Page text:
World stock markets slipped into the red zone on Thursday, as a decline in Boeing and interest-rate sensitive sectors such as utilities and real estate weighed on US equities.
US stocks took a breather after the strongest performance of the year. The Dow Jones Industrial Average fell 97.84 points, or 0.37 per cent, to end at 26,017.81.
The S&P 500 lost 4.53 points, or 0.16 per cent, to 2,798.03 and the Nasdaq Composite dropped 2.23 points, or 0.03 per cent, to 7,296.05, reports Reuters.
European shares closed modestly higher, led by a rise in cyclical stocks.
The pan-European FTSEurofirst 300 index .FTEU3 rose 0.21 per cent and MSCI's gauge of stocks across the globe .MIWD00000PUS shed 0.06 per cent.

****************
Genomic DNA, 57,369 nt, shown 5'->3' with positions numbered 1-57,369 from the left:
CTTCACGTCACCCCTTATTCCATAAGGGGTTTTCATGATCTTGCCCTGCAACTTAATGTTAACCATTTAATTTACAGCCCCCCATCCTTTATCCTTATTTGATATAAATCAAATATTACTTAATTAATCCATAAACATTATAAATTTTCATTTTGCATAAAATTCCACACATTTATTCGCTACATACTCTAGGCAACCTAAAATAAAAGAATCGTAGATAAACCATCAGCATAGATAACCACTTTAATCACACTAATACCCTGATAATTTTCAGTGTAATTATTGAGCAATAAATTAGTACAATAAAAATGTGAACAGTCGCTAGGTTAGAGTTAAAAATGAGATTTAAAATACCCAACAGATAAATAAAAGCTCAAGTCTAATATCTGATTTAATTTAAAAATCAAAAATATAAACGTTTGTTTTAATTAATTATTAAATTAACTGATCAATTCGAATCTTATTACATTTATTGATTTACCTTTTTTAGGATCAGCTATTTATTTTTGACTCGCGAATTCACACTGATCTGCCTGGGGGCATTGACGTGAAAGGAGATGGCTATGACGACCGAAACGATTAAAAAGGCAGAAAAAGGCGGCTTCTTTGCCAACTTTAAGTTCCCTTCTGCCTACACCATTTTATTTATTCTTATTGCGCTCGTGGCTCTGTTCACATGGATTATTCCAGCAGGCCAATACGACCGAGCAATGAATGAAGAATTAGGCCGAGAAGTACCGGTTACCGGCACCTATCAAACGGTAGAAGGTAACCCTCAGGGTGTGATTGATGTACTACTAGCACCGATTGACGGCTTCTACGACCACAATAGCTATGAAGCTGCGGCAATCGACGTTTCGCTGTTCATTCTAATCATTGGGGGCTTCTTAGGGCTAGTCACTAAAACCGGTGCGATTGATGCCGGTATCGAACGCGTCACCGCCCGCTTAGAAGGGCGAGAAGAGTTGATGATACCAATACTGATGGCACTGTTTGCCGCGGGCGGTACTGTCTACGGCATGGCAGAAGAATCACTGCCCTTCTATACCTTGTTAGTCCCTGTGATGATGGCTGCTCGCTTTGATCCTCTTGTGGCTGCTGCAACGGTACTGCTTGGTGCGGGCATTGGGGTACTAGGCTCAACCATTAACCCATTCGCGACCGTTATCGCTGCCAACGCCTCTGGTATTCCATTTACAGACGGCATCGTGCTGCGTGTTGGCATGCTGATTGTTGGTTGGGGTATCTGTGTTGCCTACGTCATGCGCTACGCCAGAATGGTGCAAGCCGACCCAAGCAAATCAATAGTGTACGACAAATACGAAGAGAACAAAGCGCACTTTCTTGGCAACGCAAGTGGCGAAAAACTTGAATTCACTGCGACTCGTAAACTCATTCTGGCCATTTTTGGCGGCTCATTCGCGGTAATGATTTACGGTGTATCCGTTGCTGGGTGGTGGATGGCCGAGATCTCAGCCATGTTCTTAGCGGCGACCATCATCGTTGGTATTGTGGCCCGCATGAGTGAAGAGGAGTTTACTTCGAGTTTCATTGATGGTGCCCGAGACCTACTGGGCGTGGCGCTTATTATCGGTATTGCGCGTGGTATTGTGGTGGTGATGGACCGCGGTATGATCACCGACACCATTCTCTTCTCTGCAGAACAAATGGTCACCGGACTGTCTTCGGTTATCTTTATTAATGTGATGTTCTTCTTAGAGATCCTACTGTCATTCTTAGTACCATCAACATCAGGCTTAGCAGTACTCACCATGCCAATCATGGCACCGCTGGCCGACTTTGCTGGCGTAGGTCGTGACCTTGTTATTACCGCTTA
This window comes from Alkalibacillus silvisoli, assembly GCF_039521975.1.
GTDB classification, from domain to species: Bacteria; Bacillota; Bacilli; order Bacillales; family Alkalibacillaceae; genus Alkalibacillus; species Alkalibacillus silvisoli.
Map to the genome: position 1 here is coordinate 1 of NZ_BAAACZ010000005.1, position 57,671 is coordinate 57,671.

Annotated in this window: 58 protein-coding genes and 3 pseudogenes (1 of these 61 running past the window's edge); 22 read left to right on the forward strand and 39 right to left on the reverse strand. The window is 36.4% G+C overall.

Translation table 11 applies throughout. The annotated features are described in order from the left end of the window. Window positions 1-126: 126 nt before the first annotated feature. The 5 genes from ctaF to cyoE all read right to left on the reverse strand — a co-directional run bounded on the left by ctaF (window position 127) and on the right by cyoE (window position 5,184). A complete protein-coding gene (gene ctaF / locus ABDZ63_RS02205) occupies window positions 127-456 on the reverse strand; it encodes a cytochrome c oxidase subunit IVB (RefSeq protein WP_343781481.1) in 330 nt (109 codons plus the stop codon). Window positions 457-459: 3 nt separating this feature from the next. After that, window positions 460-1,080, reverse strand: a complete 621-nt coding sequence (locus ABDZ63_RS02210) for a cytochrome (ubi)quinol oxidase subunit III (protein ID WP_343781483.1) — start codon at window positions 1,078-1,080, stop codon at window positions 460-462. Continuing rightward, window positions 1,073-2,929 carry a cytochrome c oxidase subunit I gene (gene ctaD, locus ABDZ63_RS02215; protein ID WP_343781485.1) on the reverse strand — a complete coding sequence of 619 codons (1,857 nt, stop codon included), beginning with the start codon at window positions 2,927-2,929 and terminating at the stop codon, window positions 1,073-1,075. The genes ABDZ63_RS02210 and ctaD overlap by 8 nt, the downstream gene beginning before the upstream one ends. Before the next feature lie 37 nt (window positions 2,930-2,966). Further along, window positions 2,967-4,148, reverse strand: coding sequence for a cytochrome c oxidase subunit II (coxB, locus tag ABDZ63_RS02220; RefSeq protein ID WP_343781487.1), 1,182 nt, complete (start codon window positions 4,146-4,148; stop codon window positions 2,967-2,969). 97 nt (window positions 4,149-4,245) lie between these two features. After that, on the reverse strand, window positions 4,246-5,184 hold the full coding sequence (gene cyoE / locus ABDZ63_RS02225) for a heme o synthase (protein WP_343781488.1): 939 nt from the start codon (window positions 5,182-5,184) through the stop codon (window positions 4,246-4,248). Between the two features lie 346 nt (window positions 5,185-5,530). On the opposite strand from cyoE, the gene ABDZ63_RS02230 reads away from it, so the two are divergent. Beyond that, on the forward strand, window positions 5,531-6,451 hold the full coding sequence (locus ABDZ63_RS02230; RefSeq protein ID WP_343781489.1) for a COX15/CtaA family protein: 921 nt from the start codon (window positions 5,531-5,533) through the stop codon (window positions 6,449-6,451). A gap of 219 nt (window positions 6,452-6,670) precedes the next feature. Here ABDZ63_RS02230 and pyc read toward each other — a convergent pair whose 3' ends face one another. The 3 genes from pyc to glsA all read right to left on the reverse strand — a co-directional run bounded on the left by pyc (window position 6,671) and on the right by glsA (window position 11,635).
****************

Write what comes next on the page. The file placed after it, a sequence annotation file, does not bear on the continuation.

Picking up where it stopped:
Yields on 10-year Treasury notes reached a 10-month high after China reported fourth-quarter growth that accelerated for the first time in seven years.
The data drove European counterparts higher as well, with Germany’s 10-year bond yield DE10YT=RR hitting a six-month top at 0.595 per cent.
The US dollar fell as traders piled into the euro, yen, sterling, and other major currencies amid worries over a possible US government shutdown.
The trade-weighted dollar was last down 0.45 per cent with the euro EUR= up 0.45 per cent to $1.2239.
Oil prices recovered from early losses after a record drawdown of US crude stockpiles at the Cushing, Oklahoma delivery hub.
US crude CLcv1 settled at $63.95 per barrel, down 2 cents, and Brent LCOcv1 settled at $69.31, down 7 cents.